“Whether a business’s collection, use, retention, and/or sharing of a consumer’s personal information is reasonably necessary and proportionate to achieve the purpose identified [the regulations], or any purpose for which the business obtains consent, shall be based on the following: (1) The minimum personal information that is necessary to achieve the purpose identified…or any purpose for which the business obtains consent.”

If those purposes cease to exist, retention also may need to cease.

Incident response planning. Simply having an incident response plan is not enough, although it is a good start. According to a WSJ survey, 74% of companies say they have “an incident response management strategy,” but only 23% surveyed tested their plan twice a year or more. For a whole host of reasons, responding to an incident can take time, but reacting as quickly as possible can help minimize the scope of the incident and mitigate harm. Regular and frequent training and tabletop exercises on a well-developed incident response plan can go a long way toward preparing the organization to face significant security incidents. 

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Photo of Joseph J. Lazzarotti Joseph J. Lazzarotti

Joseph J. Lazzarotti is a principal in the Berkeley Heights, New Jersey, office of Jackson Lewis P.C. He founded and currently co-leads the firm’s Privacy, Data and Cybersecurity practice group, edits the firm’s Privacy Blog, and is a Certified Information Privacy Professional (CIPP)…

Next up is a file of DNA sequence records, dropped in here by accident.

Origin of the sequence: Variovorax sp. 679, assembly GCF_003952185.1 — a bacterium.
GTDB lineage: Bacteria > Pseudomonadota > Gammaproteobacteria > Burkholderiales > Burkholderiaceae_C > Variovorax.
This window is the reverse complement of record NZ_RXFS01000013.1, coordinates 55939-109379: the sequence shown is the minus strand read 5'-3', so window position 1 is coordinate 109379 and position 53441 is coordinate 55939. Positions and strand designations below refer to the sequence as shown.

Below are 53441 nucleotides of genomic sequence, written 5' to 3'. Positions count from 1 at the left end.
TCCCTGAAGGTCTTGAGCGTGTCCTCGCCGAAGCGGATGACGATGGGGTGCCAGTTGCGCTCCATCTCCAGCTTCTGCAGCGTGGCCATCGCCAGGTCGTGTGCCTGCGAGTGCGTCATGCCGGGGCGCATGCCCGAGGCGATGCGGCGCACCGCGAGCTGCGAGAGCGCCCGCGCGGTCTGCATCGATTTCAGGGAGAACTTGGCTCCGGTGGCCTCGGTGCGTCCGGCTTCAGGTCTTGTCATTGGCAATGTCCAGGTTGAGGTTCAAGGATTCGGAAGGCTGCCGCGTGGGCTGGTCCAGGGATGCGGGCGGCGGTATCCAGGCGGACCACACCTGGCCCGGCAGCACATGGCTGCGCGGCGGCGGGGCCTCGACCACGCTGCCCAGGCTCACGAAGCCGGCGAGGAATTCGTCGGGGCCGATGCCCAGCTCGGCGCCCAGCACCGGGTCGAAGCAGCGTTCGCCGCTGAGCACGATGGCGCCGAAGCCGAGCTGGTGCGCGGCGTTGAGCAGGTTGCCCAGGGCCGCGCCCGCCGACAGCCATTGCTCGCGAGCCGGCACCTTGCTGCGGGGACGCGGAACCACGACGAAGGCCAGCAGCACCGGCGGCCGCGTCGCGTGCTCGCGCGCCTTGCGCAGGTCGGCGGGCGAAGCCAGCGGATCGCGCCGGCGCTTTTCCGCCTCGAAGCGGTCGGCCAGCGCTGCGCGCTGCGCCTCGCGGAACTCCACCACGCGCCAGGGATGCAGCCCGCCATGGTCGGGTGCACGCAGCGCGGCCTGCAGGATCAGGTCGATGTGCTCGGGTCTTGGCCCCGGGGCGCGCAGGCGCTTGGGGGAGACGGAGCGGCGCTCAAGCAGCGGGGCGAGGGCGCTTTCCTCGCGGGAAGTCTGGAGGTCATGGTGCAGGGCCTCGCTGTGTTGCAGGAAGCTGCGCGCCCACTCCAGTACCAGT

Joseph J. Lazzarotti is a principal in the Berkeley Heights, New Jersey, office of Jackson Lewis P.C. He founded and currently co-leads the firm’s Privacy, Data and Cybersecurity practice group, edits the firm’s Privacy Blog, and is a Certified Information Privacy Professional (CIPP) with the International Association of Privacy Professionals. Trained as an employee benefits lawyer, focused on compliance, Joe also is a member of the firm’s Employee Benefits practice group.

In short, his practice focuses on the matrix of laws governing the privacy, security, and management of data, as well as the impact and regulation of social media. He also counsels companies on compliance, fiduciary, taxation, and administrative matters with respect to employee benefit plans.

Privacy and cybersecurity experience – Joe counsels multinational, national and regional companies in all industries on the broad array of laws, regulations, best practices, and preventive safeguards. The following are examples of areas of focus in his practice:

  • Advising health care providers, business associates, and group health plan sponsors concerning HIPAA/HITECH compliance, including risk assessments, policies and procedures, incident response plan development, vendor assessment and management programs, and training.
  • Coached hundreds of companies through the investigation, remediation, notification, and overall response to data breaches of all kinds – PHI, PII, payment card, etc.
  • Helping organizations address questions about the application, implementation, and overall compliance with European Union’s General Data Protection Regulation (GDPR) and, in particular, its implications in the U.S., together with preparing for the California Consumer Privacy Act.